If these accompaniments are obvious claims for the book to be taken seriously, it soon becomes clear from Neil Astley’s discourse that Staying Alive is also meant to be an influential anthology. The essential statement behind this massive selection of poems could be simplistically summed up by the notion that poetry ought to be about something or somebody. That is what is being reasserted by the thematic grouping of poems according to what is, after all, their subject-matters. It is also what is ultimately implied by the subtitle—real poems for unreal times—for this is the kind of poetry that aims at rooting us back into reality, in reaction against an age dominated by the endless deferral of meaning. “The contemporary poet usually seeks meaning in the particular.” [413] One tutelary silhouette looms over Astley’s shoulder: that of Seamus Heaney, the author of the Redress of Poetry (1995) whose name is dropped again and again in these pages, and under whose aegis Astley offers to reinstate the true authority of poetry by wrenching it free from, on the one hand, “the misguided attempt to urge poets to ‘speak out’ on political issues” and, on the other hand, “the killing of poems by careless dissection at school, then their intellectual ‘decoding’ as so-called ‘texts’ in universities by literary theoreticians.” [23] In short, Astley’s idea of good poetry would be that of a poetry that were more or less politically non-committal and intellectually easy to understand, which one would turn to “whether for consolation in grief or affirmation in love”[19].

Remarkably, in the long “index of writers”, one looks in vain for the names of American “objectivists” like Zukovsky, “Black Mountain” poets like Olson or Creeley, not to speak of any “Language” poets like Bernstein, Oppen, or some of their English counterparts like Crozier, or even Prynne, although the latter at least is also a Bloodaxe poet. Perhaps these are too difficult, or too political. Pound is represented all right, but by one four-line-long poem, “And the Days Are Not Full Enough” [130]. For indeed Astley is striving to redress the fact that “Much damage has been done to the public’s perception of poetry by attempts to make poetry more ‘relevant’. In the 1960s, encouraged by charlatans and mad mavericks of poetry and rock ’n’ roll to believe that anyone could write poetry, the avant-garde’s ‘free verse’ was hijacked under the banner of self-expression, and has since [has] been giving poetry a bad name through outpourings of rhythmless prose chopped into lines, much of it published in the less discriminating poetry magazines.” [462-3]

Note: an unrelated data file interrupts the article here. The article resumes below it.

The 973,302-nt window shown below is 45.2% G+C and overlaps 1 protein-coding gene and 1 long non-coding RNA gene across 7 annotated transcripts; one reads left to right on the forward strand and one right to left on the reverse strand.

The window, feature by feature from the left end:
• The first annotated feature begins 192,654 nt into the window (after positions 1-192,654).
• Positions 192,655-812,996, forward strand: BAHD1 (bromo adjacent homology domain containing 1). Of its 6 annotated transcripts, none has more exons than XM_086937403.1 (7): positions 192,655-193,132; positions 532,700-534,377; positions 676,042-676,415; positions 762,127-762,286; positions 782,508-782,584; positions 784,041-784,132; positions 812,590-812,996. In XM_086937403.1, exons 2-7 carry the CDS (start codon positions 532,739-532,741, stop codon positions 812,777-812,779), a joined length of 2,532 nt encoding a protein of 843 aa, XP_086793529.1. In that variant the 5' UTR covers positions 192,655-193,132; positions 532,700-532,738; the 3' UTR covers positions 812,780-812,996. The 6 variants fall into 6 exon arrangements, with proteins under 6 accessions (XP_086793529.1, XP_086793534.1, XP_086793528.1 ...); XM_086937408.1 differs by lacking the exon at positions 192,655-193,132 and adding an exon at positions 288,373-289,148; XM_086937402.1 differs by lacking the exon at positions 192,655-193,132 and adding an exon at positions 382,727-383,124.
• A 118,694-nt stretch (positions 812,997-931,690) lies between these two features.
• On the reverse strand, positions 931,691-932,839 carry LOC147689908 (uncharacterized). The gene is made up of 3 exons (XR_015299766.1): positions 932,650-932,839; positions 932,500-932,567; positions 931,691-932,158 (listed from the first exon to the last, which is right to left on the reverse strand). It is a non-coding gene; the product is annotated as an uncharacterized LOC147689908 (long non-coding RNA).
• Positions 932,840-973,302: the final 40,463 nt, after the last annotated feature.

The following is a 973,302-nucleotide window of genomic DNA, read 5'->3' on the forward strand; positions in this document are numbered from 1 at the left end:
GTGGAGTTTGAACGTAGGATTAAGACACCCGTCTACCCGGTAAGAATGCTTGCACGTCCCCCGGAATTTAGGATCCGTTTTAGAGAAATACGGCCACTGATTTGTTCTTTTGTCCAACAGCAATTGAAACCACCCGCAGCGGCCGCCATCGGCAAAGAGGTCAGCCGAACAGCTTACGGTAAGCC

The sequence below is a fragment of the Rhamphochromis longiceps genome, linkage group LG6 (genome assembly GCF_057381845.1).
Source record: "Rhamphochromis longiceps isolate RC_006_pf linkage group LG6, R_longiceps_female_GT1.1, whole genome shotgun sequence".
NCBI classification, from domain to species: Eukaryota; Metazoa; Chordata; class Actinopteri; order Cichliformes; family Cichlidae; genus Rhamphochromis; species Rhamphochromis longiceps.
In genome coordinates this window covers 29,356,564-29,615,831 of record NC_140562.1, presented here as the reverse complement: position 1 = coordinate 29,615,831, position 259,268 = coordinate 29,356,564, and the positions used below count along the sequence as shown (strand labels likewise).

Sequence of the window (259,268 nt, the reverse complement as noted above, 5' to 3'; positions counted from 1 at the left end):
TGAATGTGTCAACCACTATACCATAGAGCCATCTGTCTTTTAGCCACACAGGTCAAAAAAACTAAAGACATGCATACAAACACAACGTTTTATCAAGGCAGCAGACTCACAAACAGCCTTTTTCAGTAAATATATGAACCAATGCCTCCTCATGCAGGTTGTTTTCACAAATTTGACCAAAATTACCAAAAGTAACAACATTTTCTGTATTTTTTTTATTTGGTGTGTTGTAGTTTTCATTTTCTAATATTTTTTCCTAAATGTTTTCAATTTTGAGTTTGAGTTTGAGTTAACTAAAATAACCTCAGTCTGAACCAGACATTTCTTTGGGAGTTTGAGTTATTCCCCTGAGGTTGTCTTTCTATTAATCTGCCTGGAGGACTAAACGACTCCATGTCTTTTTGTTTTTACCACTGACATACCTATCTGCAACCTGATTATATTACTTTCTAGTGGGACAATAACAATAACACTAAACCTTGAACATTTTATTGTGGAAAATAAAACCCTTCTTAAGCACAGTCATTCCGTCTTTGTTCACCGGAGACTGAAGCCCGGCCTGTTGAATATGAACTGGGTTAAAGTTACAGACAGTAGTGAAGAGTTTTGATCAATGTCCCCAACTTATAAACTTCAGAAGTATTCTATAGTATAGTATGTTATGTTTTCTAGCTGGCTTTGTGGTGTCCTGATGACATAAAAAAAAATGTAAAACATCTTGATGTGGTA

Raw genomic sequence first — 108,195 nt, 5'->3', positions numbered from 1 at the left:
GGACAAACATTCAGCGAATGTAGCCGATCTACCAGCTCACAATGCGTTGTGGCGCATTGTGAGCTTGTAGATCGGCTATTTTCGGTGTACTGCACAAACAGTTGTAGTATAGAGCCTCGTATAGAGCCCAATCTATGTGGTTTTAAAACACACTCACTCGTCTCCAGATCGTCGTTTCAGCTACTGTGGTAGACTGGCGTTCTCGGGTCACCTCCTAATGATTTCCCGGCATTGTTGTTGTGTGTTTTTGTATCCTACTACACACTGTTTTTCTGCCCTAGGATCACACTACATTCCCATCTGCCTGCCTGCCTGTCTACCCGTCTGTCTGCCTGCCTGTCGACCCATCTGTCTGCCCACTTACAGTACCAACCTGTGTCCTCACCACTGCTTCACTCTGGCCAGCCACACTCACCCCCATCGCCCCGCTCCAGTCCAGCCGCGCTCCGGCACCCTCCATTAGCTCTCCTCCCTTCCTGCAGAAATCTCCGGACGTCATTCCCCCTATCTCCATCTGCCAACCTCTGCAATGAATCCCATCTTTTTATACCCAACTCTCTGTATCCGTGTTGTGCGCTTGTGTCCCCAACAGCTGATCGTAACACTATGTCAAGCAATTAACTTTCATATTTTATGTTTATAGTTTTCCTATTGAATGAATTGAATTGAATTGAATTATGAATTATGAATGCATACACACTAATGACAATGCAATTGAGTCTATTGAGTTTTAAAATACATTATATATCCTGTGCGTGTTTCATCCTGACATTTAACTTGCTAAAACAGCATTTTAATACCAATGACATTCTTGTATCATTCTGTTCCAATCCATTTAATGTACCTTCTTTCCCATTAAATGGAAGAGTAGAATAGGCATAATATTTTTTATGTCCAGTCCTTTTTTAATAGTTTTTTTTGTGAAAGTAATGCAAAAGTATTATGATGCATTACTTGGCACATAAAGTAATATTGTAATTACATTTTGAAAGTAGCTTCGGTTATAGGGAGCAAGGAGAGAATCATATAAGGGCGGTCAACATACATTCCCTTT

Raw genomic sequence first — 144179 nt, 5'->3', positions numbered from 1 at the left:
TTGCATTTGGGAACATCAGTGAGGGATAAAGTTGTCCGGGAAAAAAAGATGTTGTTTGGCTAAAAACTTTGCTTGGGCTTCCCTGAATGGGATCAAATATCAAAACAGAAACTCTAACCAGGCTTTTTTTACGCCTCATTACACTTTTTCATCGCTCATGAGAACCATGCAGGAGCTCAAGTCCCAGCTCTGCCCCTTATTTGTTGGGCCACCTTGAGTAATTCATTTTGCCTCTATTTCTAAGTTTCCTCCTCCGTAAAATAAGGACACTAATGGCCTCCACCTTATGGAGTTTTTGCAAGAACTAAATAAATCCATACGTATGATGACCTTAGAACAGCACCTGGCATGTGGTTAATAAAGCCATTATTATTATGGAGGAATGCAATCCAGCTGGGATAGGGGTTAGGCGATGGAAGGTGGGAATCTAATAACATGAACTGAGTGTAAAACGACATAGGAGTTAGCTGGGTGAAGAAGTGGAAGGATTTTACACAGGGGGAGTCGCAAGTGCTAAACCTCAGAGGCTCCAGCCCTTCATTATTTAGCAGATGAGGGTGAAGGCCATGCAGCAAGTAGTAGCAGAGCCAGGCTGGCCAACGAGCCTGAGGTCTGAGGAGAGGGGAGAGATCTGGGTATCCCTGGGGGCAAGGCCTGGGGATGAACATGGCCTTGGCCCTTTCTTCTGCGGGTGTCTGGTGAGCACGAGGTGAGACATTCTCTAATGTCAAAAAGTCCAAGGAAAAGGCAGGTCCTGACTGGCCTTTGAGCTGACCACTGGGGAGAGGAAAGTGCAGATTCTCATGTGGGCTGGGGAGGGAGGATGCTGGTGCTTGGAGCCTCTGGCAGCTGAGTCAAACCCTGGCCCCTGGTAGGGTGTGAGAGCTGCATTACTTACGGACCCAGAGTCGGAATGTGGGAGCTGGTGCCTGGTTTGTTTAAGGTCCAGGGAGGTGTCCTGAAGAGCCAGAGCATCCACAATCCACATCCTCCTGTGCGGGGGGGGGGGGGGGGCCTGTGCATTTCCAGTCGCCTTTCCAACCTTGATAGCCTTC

Behind the trusty helm of the Defender of Rhythm, Astley is waging here yet another anti-modernist crusade. The style of poetry he defends remains very strongly lyrical, self-centred and chatty. The poets he favours are still very much in the style of the “New Generation” poets, even though this tag is perhaps even more superficial than any other of those invented by literary magazines. Not that this is an anthology of New Generation poets, far from that indeed, but the selecting and editing is done is that particular taste. For the “New Gen” is a spirit and a style of contemporary poetry that spreads far beyond the narrow, but always already hazy, boundaries of its original definition. Nearly all the major figures listed as “New Generation Poets” in the 1994 special issue of Poetry Review are also to be found in Astley’s Staying Alive, along with many others. New-comers in deep collusion with the established generation, New Gen poets distinguish themselves by a kind of new gentility, not middle-class, but rather bourgeois-bohème, for they also bear the discreet but conspicuous standard of right-thinking anti-middle-class values. New Gen poetry is distinctively novelised and egocentric, each typical poem sounding very strongly either like a well-rewritten page in a private diary or an extremely promising creative-writing fragment of a novel in progress. Those remarks are meant to be mildly critical but certainly not disparaging: they amount to playing devil’s advocate by endorsing a negative reception of this idea of poetry, which is a currently widespread response, for instance, among French publishers of contemporary poetry. Yet what Astley advocates is less a new school of poetry than a new approach to what a poem ought to be, which has been fostered in the UK, over the last decade at least, by various institutions like the Poetry Society or the Poetry Book Society. Whether one likes it or not, Staying Alive both orients and rides the wave of the style of contemporary poetry that will prove to have found readers in Britain at the turn of this century.